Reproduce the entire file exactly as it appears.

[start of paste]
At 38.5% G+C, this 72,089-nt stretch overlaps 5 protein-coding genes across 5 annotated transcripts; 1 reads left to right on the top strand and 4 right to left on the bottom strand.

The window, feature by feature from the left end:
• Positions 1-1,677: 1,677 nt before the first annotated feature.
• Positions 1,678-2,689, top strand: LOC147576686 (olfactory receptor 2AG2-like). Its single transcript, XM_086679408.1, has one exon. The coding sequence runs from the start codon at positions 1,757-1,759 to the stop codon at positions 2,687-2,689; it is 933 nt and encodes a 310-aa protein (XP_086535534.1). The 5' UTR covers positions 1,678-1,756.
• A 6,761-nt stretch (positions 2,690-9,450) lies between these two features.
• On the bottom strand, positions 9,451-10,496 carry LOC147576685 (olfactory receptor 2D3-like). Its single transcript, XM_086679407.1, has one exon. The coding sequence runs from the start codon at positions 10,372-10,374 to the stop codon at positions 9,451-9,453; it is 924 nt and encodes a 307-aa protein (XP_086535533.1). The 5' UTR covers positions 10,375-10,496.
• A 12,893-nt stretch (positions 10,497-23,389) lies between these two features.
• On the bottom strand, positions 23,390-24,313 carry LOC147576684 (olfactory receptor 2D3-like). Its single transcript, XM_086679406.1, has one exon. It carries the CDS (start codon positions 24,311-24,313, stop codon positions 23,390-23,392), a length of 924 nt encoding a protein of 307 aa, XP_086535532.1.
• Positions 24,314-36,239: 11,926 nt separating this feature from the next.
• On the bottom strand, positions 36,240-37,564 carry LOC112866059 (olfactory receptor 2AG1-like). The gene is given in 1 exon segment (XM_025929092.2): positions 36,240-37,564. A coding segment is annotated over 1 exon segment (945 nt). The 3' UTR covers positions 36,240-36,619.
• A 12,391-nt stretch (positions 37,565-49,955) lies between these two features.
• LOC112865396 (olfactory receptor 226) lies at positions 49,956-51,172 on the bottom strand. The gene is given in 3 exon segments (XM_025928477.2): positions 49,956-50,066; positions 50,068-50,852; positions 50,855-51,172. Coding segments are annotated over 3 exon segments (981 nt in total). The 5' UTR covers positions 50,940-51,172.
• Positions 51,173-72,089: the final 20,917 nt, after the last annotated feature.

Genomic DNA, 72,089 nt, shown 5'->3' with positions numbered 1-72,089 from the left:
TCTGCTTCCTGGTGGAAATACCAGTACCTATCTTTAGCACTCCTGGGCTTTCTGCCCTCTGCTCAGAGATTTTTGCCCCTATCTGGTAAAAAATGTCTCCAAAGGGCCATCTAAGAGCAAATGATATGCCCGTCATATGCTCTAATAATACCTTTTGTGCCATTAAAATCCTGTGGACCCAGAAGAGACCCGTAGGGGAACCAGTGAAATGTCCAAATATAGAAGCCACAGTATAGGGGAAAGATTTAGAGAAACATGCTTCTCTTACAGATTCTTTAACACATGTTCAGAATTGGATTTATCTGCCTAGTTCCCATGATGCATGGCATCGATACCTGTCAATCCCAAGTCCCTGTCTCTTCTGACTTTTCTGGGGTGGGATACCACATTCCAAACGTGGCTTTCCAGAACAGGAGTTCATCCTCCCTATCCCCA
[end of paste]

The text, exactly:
At 38.5% G+C, this 72,089-nt stretch overlaps 5 protein-coding genes across 5 annotated transcripts; 1 reads left to right on the top strand and 4 right to left on the bottom strand.

The window, feature by feature from the left end:
• Positions 1-1,677: 1,677 nt before the first annotated feature.
• Positions 1,678-2,689, top strand: LOC147576686 (olfactory receptor 2AG2-like). Its single transcript, XM_086679408.1, has one exon. The coding sequence runs from the start codon at positions 1,757-1,759 to the stop codon at positions 2,687-2,689; it is 933 nt and encodes a 310-aa protein (XP_086535534.1). The 5' UTR covers positions 1,678-1,756.
• A 6,761-nt stretch (positions 2,690-9,450) lies between these two features.
• On the bottom strand, positions 9,451-10,496 carry LOC147576685 (olfactory receptor 2D3-like). Its single transcript, XM_086679407.1, has one exon. The coding sequence runs from the start codon at positions 10,372-10,374 to the stop codon at positions 9,451-9,453; it is 924 nt and encodes a 307-aa protein (XP_086535533.1). The 5' UTR covers positions 10,375-10,496.
• A 12,893-nt stretch (positions 10,497-23,389) lies between these two features.
• On the bottom strand, positions 23,390-24,313 carry LOC147576684 (olfactory receptor 2D3-like). Its single transcript, XM_086679406.1, has one exon. It carries the CDS (start codon positions 24,311-24,313, stop codon positions 23,390-23,392), a length of 924 nt encoding a protein of 307 aa, XP_086535532.1.
• Positions 24,314-36,239: 11,926 nt separating this feature from the next.
• On the bottom strand, positions 36,240-37,564 carry LOC112866059 (olfactory receptor 2AG1-like). The gene is given in 1 exon segment (XM_025929092.2): positions 36,240-37,564. A coding segment is annotated over 1 exon segment (945 nt). The 3' UTR covers positions 36,240-36,619.
• A 12,391-nt stretch (positions 37,565-49,955) lies between these two features.
• LOC112865396 (olfactory receptor 226) lies at positions 49,956-51,172 on the bottom strand. The gene is given in 3 exon segments (XM_025928477.2): positions 49,956-50,066; positions 50,068-50,852; positions 50,855-51,172. Coding segments are annotated over 3 exon segments (981 nt in total). The 5' UTR covers positions 50,940-51,172.
• Positions 51,173-72,089: the final 20,917 nt, after the last annotated feature.

Genomic DNA, 72,089 nt, shown 5'->3' with positions numbered 1-72,089 from the left:
TCTGCTTCCTGGTGGAAATACCAGTACCTATCTTTAGCACTCCTGGGCTTTCTGCCCTCTGCTCAGAGATTTTTGCCCCTATCTGGTAAAAAATGTCTCCAAAGGGCCATCTAAGAGCAAATGATATGCCCGTCATATGCTCTAATAATACCTTTTGTGCCATTAAAATCCTGTGGACCCAGAAGAGACCCGTAGGGGAACCAGTGAAATGTCCAAATATAGAAGCCACAGTATAGGGGAAAGATTTAGAGAAACATGCTTCTCTTACAGATTCTTTAACACATGTTCAGAATTGGATTTATCTGCCTAGTTCCCATGATGCATGGCATCGATACCTGTCAATCCCAAGTCCCTGTCTCTTCTGACTTTTCTGGGGTGGGATACCACATTCCAAACGTGGCTTTCCAGAACAGGAGTTCATCCTCCCTATCCCCA